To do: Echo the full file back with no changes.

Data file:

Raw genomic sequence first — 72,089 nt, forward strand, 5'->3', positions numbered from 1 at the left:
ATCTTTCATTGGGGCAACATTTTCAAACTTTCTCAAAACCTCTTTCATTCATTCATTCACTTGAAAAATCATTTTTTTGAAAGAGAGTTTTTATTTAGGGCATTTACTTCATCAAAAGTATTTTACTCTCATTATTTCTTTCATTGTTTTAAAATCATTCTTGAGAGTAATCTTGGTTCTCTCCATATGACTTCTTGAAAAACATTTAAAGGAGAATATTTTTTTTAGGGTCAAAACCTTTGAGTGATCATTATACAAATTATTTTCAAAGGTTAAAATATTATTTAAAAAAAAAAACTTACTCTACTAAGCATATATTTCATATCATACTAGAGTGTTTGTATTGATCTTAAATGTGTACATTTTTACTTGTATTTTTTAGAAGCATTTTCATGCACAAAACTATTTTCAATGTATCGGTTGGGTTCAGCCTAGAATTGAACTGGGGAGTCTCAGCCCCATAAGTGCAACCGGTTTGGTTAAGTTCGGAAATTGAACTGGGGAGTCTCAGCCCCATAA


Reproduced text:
Raw genomic sequence first — 72,089 nt, forward strand, 5'->3', positions numbered from 1 at the left:
ATCTTTCATTGGGGCAACATTTTCAAACTTTCTCAAAACCTCTTTCATTCATTCATTCACTTGAAAAATCATTTTTTTGAAAGAGAGTTTTTATTTAGGGCATTTACTTCATCAAAAGTATTTTACTCTCATTATTTCTTTCATTGTTTTAAAATCATTCTTGAGAGTAATCTTGGTTCTCTCCATATGACTTCTTGAAAAACATTTAAAGGAGAATATTTTTTTTAGGGTCAAAACCTTTGAGTGATCATTATACAAATTATTTTCAAAGGTTAAAATATTATTTAAAAAAAAAAACTTACTCTACTAAGCATATATTTCATATCATACTAGAGTGTTTGTATTGATCTTAAATGTGTACATTTTTACTTGTATTTTTTAGAAGCATTTTCATGCACAAAACTATTTTCAATGTATCGGTTGGGTTCAGCCTAGAATTGAACTGGGGAGTCTCAGCCCCATAAGTGCAACCGGTTTGGTTAAGTTCGGAAATTGAACTGGGGAGTCTCAGCCCCATAA